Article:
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Geese swim Tuesday at the pond near the Flags of Honor in Willmar. The fast snow melt has raised the water levels and provides ample habitat for waterfowl migrating north. Tribune photo by Gary Miller
Geese swim Tuesday at the pond near the Flags of Honor in Willmar. The fast snow melt has raised the water levels and provides ample habitat for waterfowl migrating north. Tribune photo by Gary Miller

Good and bad for area's waterfowl

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outdoors Willmar, 56201

Willmar Minnesota 2208 Trott Ave. SW / P.O. Box 839 56201

WILLMAR -- Good and bad occurs with most situations.

Take the warm temperatures and rapid snow melt over the past week. For people, the water produced by melting snow is not so good. It threatens basements and foundations and the general sanity of the public.

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But the good is for waterfowl. Flooding means more places for ducks and geese to stop on their way to breeding grounds farther north.

"A lot of those wetlands that may be dry in the spring will have more water in them and that will bring more waterfowl," said Scott Glup, district manager for the U.S. Fish and Wildlife Service office in Litchfield. "Migrating birds really like the shallow water. That will make great migrational habitats for birds in the spring. We might even have more breeding habitat."

Geese have began making pit stops recently at the Flags of Honor park in Willmar and more are expected to come. Soon, ducks will start making their stops in shallow wetlands dotting the countryside.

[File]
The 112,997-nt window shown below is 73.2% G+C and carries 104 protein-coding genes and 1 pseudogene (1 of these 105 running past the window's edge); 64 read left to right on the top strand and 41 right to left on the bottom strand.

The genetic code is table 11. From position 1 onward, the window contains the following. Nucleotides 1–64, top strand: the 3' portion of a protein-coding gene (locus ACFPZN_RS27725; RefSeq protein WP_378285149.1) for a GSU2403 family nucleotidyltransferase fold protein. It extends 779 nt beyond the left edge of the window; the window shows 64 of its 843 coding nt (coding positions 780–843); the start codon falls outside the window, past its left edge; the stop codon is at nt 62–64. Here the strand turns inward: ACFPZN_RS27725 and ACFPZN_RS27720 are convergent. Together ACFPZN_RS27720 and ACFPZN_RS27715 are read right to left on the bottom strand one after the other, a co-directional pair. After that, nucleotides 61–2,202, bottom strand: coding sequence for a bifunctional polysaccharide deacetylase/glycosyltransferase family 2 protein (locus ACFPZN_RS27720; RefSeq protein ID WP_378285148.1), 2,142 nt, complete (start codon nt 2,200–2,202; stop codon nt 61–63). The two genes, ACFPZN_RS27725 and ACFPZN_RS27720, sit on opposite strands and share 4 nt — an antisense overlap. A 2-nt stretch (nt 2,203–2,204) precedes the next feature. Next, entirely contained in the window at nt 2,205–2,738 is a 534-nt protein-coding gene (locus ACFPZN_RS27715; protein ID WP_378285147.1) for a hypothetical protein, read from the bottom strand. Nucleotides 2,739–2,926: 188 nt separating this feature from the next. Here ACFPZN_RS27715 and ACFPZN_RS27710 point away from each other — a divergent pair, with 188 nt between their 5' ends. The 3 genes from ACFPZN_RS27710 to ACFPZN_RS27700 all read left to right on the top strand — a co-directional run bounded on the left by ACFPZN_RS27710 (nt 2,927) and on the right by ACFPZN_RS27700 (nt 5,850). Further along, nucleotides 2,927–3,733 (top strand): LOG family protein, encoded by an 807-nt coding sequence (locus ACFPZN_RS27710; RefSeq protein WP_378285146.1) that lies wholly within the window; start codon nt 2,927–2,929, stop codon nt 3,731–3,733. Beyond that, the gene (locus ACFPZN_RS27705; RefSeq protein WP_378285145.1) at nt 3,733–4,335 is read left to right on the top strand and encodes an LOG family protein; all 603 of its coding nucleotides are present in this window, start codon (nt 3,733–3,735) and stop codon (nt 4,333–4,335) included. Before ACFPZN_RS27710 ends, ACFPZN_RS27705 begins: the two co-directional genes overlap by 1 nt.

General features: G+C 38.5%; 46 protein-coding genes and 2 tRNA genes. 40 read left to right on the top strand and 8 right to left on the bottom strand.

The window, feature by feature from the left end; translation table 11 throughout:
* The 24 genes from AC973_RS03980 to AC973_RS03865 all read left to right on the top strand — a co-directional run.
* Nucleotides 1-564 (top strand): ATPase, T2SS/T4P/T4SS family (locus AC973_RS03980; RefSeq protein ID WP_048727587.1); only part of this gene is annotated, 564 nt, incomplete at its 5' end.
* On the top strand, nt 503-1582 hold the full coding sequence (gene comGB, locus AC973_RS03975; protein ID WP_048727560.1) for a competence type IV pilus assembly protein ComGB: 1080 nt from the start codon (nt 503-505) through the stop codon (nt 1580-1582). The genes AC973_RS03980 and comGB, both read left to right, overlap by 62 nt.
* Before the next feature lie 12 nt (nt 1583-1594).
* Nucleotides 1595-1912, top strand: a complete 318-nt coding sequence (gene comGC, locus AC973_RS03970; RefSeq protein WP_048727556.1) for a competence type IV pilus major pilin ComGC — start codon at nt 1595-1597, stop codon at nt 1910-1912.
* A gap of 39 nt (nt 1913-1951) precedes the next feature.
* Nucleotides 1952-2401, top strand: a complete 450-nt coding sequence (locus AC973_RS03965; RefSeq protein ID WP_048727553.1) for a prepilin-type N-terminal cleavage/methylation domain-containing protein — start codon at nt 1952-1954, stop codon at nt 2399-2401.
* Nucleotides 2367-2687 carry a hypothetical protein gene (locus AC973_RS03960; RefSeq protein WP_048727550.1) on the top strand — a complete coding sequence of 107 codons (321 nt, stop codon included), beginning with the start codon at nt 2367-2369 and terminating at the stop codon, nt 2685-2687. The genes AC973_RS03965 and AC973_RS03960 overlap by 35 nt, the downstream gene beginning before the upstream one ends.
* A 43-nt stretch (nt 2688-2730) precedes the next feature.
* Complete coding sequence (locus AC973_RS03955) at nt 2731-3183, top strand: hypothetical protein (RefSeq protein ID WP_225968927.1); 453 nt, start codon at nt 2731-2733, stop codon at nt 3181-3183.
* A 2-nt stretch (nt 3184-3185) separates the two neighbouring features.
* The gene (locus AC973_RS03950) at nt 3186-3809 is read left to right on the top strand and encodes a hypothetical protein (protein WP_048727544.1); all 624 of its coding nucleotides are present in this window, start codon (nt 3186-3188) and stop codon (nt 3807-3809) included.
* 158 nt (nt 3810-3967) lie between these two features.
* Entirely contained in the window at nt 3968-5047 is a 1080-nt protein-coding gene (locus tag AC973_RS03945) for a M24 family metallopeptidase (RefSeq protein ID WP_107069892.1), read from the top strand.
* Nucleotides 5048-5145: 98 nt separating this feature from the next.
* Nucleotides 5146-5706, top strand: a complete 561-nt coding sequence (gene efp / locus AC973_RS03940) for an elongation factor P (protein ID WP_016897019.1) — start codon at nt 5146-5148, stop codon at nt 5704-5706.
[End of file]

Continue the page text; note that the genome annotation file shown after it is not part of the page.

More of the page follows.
"It provides a lot of sheet water for the migrating birds," said Josh Kavanagh, the state biologist for Ducks Unlimited in Minnesota. "I've talked with a bunch of different managers and they haven't seen a lot yet. But it won't be long."

There is also a little bit of bad for waterfowl -- or more precisely -- the humans that want to help create or restore habitat for the birds.

The more flooding we have will affect the pace of habitat projects, ranging from controlled burns to lake drawdowns.

"At Olson Lake, we got good vegetation growth last year," said Glup. "But now the water is flowing backwards, filling the wetland up from that direction. We had to put stop logs in the structure to keep fish from getting into it. It's going to fill up anyway. If it floods full, it drowns the new vegetation. We'll want to draw the water down again."

But Glup also noted that a full drawdown might not happen because the extra water might affect the landowners downstream.

The flooding makes it harder for other projects, similar to the pump project last fall at Cory Lake near Dawson, to get going.

"We actually have some contractors going on some of our projects and it's a muddy mess," Kavanagh said. "We have a bunch of projects that we want to have completed by the end of June, but they're having a hard time."

The reason for a number of these projects is to increase aquatic vegetation in shallow wetland, providing a more enticing food source for waterfowl. Too much water drowns the new vegetation and allows undesirable fish species -- carp and bullheads -- to migrate back into these waters and destroy the vegetation.

"These wetlands have so much connection with drainage systems," said Glup. "All this high water might give the carp a chance to swim into the wetlands again."

Waterfowl feast on invertebrates in the water and also wild rice, which could be affected this year.

"The last couple of years, we've had some phenomenal wild rice production in northern Kandiyohi County because the water levels were lower," Glup said.

There's good and bad in everything.

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